While the FACT Act’s Red Flags Rule seems to capture all of the headlines these days, it’s just one of a number of compliance challenges that banks, credit unions, and a myriad of other institutions face on a daily basis. And meeting today’s regulatory requirements is more complicated than ever. Risk managers and compliance officers are asked to consider many questions, including:
1. Do FACTA Sections 114 and 315 apply to me?
2. What do I have to do to comply?
3. What impact does this have on the customer’s experience?
4. What is this going to cost me in terms of people and process?
Interpretation of the law or guideline – including who it applies to and to whom it does not – varies widely. Which types of businesses are subject to the Red Flags Rule? What is a “covered account?” If you’re not sure, you’re not alone – it’s a primary reason why the Federal Trade Commission (FTC) continues to postpone enforcement of the rule, while this healthy debate continues.
And by the way, FTC – it’s almost November 1st…aren’t we about due for another delay? But we’re not talking about just protecting consumers from identity theft and reducing fraud and protecting themselves using the Identity Theft Prevention Program.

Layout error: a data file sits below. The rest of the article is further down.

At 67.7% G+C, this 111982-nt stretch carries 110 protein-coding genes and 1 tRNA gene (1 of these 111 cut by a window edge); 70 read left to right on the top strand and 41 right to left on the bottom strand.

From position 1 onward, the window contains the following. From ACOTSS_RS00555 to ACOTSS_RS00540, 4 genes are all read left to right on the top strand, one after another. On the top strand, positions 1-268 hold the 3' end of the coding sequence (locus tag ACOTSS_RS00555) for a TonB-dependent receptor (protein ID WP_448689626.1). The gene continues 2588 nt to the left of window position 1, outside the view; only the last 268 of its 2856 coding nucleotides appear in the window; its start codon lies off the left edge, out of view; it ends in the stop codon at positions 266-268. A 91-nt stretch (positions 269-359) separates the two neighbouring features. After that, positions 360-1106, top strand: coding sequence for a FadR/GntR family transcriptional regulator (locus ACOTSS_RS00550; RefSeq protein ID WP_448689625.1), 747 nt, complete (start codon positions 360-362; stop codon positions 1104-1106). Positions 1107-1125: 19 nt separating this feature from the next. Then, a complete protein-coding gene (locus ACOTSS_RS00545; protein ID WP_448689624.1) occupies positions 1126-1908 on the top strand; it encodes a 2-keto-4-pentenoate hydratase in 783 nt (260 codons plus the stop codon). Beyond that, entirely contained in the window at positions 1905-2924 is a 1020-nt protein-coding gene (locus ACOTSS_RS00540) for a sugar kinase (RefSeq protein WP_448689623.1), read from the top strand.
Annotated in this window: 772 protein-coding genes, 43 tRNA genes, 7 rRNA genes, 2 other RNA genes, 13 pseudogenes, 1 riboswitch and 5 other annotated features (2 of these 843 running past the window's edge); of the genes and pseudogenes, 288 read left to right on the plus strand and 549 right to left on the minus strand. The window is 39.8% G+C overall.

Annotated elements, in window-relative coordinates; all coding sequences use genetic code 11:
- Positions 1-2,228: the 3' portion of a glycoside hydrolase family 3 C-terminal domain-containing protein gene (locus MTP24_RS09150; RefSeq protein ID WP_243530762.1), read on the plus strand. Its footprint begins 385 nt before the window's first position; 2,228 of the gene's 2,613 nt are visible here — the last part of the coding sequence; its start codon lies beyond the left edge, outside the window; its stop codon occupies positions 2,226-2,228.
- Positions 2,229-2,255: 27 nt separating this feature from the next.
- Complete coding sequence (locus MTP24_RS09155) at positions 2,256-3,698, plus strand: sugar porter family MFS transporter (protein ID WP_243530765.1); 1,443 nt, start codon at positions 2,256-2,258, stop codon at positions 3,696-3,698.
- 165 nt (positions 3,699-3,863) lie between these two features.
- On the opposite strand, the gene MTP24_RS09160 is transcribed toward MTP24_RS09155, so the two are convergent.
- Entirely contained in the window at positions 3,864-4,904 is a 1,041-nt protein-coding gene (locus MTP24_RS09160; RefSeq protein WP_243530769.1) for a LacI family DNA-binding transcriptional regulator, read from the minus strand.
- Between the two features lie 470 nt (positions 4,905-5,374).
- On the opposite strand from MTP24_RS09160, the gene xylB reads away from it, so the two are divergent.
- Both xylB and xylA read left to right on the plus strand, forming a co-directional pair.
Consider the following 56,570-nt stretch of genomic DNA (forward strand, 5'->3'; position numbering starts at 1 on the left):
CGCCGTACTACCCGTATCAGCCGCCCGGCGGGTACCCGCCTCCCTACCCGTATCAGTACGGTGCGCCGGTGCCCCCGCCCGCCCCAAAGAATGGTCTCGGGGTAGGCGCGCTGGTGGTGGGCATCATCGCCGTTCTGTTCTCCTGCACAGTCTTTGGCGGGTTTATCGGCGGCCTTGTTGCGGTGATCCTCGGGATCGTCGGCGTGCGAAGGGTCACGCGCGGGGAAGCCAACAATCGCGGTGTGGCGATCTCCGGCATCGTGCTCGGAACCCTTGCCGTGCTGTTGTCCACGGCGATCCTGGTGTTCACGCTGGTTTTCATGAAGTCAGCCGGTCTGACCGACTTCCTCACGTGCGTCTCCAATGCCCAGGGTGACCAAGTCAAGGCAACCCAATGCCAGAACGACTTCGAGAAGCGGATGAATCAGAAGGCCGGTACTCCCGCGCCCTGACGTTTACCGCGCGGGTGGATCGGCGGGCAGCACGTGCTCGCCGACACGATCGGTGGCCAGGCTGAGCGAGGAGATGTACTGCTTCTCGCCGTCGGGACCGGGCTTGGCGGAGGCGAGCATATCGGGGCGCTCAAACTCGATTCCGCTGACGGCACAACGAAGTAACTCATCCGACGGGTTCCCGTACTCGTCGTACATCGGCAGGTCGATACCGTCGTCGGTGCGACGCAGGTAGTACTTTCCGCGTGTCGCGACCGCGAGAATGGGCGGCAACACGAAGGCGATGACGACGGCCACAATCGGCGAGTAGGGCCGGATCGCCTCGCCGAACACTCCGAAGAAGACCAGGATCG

The USA Patriot Act and “Know Your Customer” requirements have been around much longer, but there are current challenges of interpretation and practical application when it comes to identifying customers and performing due diligence to deter fraud and money laundering. Since Customer Identification Programs require procedures based on the bank’s own “assessment of the relevant risks,” including types of accounts opened, methods of opening, and even the bank’s “size, location, and customer base,” it’s safe to say that each program will differ slightly – or even greatly.
So it’s clear there’s a lack of specificity in the regulations of the Red Flags Rule which cause heartburn for those tasked with compliance…but are there some common themes and requirements across the two? The short answer is Yes. In my next post, I’ll talk about the elements in common and how authentication products can play a part in addressing both.